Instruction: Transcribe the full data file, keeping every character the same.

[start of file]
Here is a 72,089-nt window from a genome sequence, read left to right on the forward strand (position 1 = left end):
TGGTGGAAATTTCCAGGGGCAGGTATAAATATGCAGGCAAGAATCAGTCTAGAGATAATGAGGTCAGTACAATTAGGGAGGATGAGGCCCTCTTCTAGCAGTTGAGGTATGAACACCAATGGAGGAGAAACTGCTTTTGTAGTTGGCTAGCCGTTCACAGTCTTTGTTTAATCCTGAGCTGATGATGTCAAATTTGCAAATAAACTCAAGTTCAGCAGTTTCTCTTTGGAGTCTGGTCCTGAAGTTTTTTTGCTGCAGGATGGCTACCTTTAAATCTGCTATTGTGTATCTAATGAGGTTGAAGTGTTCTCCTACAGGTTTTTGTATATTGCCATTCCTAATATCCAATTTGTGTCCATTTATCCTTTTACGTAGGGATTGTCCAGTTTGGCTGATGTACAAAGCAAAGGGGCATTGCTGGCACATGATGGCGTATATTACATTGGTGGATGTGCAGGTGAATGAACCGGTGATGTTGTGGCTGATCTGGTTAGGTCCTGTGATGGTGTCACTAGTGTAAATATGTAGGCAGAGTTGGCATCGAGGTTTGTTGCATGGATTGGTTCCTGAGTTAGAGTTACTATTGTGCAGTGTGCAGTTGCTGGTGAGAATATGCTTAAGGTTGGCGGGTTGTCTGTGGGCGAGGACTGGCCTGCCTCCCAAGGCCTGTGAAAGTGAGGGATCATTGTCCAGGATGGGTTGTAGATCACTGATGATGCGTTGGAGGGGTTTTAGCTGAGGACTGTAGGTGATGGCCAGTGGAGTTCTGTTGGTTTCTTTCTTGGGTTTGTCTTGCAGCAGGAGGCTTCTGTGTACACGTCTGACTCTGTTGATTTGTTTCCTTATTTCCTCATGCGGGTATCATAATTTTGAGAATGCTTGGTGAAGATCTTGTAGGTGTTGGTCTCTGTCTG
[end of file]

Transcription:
Here is a 72,089-nt window from a genome sequence, read left to right on the forward strand (position 1 = left end):
TGGTGGAAATTTCCAGGGGCAGGTATAAATATGCAGGCAAGAATCAGTCTAGAGATAATGAGGTCAGTACAATTAGGGAGGATGAGGCCCTCTTCTAGCAGTTGAGGTATGAACACCAATGGAGGAGAAACTGCTTTTGTAGTTGGCTAGCCGTTCACAGTCTTTGTTTAATCCTGAGCTGATGATGTCAAATTTGCAAATAAACTCAAGTTCAGCAGTTTCTCTTTGGAGTCTGGTCCTGAAGTTTTTTTGCTGCAGGATGGCTACCTTTAAATCTGCTATTGTGTATCTAATGAGGTTGAAGTGTTCTCCTACAGGTTTTTGTATATTGCCATTCCTAATATCCAATTTGTGTCCATTTATCCTTTTACGTAGGGATTGTCCAGTTTGGCTGATGTACAAAGCAAAGGGGCATTGCTGGCACATGATGGCGTATATTACATTGGTGGATGTGCAGGTGAATGAACCGGTGATGTTGTGGCTGATCTGGTTAGGTCCTGTGATGGTGTCACTAGTGTAAATATGTAGGCAGAGTTGGCATCGAGGTTTGTTGCATGGATTGGTTCCTGAGTTAGAGTTACTATTGTGCAGTGTGCAGTTGCTGGTGAGAATATGCTTAAGGTTGGCGGGTTGTCTGTGGGCGAGGACTGGCCTGCCTCCCAAGGCCTGTGAAAGTGAGGGATCATTGTCCAGGATGGGTTGTAGATCACTGATGATGCGTTGGAGGGGTTTTAGCTGAGGACTGTAGGTGATGGCCAGTGGAGTTCTGTTGGTTTCTTTCTTGGGTTTGTCTTGCAGCAGGAGGCTTCTGTGTACACGTCTGACTCTGTTGATTTGTTTCCTTATTTCCTCATGCGGGTATCATAATTTTGAGAATGCTTGGTGAAGATCTTGTAGGTGTTGGTCTCTGTCTG